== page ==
The impact of violence and abuse on women's physical health: Can trauma-informed treatment make a difference?

Authors

  • Inka Weissbecker,

    Corresponding author
    1. Department of Psychological and Brain Sciences, University of Louisville
    • University of Louisville, Department of Psychological and Brain Sciences, Louisville, KY 40292; or Colleen Clark, Ph. D., Louis de la Parte Florida Mental Health Institute, University of South Florida, 13301 Bruce B. Downs Blvd., Tampa, FL 33612. E-mail: cclark@fmhi.usf.edu.
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  • Colleen Clark

    Corresponding author
    1. Louis de la Parte Florida Mental Health Institute, University of South Florida
    • Louis de la Parte Florida Mental Health Institute, University of South Florida, 13301 Bruce B. Downs Blvd., Tampa, FL 33612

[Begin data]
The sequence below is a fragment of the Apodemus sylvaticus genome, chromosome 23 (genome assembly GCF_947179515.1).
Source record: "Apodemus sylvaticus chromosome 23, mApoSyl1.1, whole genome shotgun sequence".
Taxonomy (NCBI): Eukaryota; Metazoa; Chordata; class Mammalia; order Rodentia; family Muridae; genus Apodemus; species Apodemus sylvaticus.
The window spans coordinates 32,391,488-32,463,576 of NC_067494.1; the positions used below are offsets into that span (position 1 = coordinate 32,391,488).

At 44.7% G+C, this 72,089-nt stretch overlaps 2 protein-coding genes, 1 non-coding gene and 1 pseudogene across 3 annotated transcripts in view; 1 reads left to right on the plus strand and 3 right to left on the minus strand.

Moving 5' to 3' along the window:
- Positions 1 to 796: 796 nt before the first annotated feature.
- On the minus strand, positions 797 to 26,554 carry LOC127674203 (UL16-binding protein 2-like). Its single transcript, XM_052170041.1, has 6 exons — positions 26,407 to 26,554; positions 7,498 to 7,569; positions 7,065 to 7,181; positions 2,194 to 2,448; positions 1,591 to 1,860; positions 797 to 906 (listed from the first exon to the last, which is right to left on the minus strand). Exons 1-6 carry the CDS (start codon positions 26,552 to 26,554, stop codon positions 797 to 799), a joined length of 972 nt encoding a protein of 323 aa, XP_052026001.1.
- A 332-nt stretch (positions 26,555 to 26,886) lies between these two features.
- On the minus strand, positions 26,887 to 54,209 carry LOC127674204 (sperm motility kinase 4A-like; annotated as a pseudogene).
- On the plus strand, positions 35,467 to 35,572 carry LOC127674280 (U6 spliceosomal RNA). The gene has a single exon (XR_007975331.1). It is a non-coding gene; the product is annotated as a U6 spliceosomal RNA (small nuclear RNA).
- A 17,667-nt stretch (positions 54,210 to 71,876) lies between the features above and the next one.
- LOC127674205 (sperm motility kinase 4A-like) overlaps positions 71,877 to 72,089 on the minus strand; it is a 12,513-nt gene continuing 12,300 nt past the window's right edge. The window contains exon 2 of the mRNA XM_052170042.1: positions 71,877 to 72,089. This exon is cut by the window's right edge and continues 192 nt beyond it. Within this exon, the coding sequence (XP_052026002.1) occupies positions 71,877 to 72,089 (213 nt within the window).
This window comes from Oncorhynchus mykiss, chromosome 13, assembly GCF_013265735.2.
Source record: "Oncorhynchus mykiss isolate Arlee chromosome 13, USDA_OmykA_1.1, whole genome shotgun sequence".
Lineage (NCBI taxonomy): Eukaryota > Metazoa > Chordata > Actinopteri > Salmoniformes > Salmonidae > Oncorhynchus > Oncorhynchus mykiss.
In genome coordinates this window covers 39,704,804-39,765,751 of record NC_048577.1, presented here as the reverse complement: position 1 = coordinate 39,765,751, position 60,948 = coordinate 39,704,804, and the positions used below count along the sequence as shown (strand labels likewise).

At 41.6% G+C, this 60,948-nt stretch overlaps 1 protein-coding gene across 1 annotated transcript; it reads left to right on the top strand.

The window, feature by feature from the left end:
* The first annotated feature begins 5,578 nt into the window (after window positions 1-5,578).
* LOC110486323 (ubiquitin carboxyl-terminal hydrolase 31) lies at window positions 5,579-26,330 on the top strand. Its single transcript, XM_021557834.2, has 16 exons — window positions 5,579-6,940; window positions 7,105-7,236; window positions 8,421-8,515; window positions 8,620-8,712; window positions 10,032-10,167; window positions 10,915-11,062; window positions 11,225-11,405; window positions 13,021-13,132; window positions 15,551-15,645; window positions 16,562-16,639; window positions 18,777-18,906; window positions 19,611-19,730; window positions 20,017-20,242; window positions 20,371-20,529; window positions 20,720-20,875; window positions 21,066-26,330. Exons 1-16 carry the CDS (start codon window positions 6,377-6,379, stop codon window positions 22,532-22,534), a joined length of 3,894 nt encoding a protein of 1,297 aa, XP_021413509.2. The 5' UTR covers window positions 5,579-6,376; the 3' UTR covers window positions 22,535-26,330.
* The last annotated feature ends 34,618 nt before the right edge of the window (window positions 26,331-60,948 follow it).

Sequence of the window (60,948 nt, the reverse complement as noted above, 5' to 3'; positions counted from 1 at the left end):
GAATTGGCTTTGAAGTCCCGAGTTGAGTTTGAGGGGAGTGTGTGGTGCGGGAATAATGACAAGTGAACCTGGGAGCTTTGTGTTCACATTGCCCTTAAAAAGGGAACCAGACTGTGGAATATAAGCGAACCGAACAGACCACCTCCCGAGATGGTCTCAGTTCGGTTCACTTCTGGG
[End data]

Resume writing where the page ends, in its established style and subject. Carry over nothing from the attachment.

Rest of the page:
Search for more papers by this author

Abstract

A history of traumatic experiences has been associated with poor physical health. This study examined associations between trauma and physical health, as well as changes in physical health over time, in women with co-occurring disorders and histories of violence who received either integrated trauma-informed services or usual care. Results revealed that women who had experienced more severe trauma also suffered worse physical health and were more likely to engage in poor health behaviors. Receiving behavioral health care services was associated with improved physical health and health behaviors. Predictors of physical health improvements included reduced interpersonal abuse, reduced severity of posttraumatic symptoms, improved health behaviors, and adequate access to medical care. Implications for primary, secondary, and tertiary prevention are discussed.

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